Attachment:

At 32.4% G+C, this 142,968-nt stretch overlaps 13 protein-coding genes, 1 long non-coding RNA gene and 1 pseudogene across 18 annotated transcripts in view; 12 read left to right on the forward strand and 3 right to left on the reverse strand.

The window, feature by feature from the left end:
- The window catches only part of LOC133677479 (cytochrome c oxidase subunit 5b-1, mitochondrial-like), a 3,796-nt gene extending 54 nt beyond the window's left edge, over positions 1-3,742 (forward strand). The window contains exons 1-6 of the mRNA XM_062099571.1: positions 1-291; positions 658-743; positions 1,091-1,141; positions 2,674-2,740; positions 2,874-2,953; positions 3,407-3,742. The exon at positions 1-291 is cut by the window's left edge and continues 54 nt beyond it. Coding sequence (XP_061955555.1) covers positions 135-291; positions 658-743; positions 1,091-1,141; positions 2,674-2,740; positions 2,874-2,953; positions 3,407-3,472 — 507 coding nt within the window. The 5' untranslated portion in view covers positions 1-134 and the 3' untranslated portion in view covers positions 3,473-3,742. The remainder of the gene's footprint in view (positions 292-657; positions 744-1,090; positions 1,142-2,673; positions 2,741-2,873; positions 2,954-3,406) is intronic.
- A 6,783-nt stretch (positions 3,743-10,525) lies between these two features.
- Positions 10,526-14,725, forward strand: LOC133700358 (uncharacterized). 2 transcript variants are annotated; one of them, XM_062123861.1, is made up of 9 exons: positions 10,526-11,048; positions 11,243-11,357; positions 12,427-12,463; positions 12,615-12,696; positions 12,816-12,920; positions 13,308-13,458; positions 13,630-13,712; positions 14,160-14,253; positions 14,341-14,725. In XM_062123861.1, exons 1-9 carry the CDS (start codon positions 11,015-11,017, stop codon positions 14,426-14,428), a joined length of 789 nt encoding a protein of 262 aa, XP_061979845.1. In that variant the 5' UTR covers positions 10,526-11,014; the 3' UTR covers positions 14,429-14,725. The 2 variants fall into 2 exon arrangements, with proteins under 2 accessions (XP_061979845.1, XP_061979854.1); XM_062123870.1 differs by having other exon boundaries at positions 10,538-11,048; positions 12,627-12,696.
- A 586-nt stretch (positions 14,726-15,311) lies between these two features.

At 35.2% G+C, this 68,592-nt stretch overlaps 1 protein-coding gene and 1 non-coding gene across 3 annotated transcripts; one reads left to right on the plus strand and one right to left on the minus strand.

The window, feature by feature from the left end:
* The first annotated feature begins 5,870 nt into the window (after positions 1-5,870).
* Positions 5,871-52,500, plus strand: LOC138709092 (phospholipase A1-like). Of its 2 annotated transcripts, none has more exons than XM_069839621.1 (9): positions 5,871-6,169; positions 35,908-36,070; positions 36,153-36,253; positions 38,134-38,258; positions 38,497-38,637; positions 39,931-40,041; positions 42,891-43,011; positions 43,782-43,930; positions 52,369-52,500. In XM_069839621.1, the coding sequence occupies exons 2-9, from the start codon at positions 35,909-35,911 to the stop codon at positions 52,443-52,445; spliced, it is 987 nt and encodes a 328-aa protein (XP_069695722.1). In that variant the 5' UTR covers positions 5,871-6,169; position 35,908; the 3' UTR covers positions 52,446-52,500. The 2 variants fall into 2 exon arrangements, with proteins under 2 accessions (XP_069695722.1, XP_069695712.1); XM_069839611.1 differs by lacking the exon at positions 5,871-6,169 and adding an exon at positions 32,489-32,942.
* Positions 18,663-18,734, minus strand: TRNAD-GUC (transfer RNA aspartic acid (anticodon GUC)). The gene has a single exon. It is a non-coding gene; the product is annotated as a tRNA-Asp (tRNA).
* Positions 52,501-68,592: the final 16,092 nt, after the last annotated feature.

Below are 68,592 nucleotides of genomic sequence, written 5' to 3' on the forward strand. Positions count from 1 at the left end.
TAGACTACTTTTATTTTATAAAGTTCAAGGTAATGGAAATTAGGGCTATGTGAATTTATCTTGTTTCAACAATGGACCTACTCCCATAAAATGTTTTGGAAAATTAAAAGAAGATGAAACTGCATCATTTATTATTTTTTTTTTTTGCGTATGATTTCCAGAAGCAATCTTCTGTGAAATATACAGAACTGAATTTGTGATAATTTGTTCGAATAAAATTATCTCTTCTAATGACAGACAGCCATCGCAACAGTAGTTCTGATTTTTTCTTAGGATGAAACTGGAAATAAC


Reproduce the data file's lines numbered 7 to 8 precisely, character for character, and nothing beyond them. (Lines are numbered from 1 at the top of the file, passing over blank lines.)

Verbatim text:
At 35.2% G+C, this 68,592-nt stretch overlaps 1 protein-coding gene and 1 non-coding gene across 3 annotated transcripts; one reads left to right on the plus strand and one right to left on the minus strand.

The window, feature by feature from the left end: